Sex sells. Our world has been pornified. Culture is sexualized and it’s making our children grow up too quickly. Porn is everywhere. Porn changes your brain. There is an epidemic of porn addiction. Porn is a public health crisis. Sexting is a growing problem. Raunch culture is damaging girls. Virtual reality is the future of porn. The future of sex is with robots.
These kinds of claims are often made when people discuss the relation between sex and media, and increasingly feature in important debates about the access we should have to the internet, what it means to be sexually healthy, how men and women might differ in their relation to sex, or how media may be connected to sexual fantasy and behaviour.
In my new book Sex Media I examine media forms in which sex is the primary focus of representation. I argue that these are interesting in and of themselves, as a diverse set of texts with a wide range of characteristics, found across art, popular entertainment, pornography, and erotica, genres such as the sexploitation movie, sex comedy, and erotic thriller, and more recently in online games, virtual worlds and apps. They are also a good starting point for thinking about the ways in which media are increasingly part of public and private lives, and about the changing place and significance of sex in contemporary society.
In the recent past the most prominent framework for talking about sex media has been through the highly publicised notion of ‘sexualization’ and its impact on women and girls, but the way this has been deployed in the media and in politics has done little to shed light on the ways in which sex media are developing and changing, on the experiences of young people and women, or on the status of gender and sexual communities. It is certainly true that sex has become highly visible in Western cultures. It is also true that those cultures are shot through with restrictive and oppressive views of sex and sexuality. But if culture is now ‘sexualized’, this is also marked by an increasingly diverse and visible range of sexual communities, representations and ideas about sex.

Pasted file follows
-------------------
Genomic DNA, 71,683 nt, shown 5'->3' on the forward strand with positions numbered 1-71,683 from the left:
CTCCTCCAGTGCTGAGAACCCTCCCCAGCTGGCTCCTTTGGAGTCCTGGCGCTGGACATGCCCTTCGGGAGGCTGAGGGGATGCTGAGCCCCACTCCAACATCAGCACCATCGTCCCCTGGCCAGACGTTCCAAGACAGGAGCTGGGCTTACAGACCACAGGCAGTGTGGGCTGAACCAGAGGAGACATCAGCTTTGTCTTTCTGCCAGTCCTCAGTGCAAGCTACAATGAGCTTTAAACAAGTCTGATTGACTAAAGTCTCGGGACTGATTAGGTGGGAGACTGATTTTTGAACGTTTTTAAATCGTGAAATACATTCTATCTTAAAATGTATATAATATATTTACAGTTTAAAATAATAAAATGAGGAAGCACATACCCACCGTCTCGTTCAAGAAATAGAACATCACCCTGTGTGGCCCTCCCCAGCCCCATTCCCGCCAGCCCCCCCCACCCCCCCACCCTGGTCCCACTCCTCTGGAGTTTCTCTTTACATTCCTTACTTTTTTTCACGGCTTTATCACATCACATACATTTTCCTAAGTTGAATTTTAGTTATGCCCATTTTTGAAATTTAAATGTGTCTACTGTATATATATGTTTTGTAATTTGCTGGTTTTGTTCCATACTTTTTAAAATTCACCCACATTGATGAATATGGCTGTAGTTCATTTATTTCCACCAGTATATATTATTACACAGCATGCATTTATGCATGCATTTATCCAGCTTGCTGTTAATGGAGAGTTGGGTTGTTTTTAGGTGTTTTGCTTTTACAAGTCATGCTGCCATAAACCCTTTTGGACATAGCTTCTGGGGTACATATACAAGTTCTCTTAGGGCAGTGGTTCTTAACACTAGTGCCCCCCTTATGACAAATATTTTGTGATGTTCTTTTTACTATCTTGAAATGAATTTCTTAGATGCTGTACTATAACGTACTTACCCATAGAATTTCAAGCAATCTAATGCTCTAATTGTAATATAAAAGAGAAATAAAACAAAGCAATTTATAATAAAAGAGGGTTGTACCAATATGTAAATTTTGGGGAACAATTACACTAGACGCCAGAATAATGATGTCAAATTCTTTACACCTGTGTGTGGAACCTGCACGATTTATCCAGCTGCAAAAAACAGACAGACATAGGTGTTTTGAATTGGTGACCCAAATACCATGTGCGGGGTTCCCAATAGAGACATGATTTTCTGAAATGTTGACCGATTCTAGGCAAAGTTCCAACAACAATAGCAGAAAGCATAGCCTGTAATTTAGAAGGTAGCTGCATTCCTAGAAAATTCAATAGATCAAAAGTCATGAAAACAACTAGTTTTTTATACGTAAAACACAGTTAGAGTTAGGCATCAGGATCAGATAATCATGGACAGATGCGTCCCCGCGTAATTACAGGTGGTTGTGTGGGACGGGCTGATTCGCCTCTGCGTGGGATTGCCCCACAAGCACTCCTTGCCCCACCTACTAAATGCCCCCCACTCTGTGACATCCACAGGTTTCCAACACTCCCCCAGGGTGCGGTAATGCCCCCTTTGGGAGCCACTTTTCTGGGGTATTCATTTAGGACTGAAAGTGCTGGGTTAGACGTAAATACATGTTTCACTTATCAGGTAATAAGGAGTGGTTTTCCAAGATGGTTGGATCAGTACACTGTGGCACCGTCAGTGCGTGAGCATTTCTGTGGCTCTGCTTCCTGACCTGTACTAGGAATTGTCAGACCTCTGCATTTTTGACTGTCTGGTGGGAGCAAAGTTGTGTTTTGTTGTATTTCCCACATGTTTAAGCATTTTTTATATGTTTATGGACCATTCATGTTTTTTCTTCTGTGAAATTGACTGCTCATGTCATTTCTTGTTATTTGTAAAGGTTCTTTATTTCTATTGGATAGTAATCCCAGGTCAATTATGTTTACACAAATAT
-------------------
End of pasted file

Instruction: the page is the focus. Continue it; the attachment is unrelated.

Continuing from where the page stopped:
We need to understand how sex media are related to the ways that we experience and understand sex – and to the shifting intimacies, relationship structures and sexual cultures of our time. As media and other technologies become steadily more important in the way we live, making possible new forms of public and private life and complicating ideas about what is natural and authentic about human life and sexuality, we need better and more critical frameworks and approaches for understanding sex media.
Feona Attwood is Professor of Cultural Studies, Media and Communication at Middlesex University.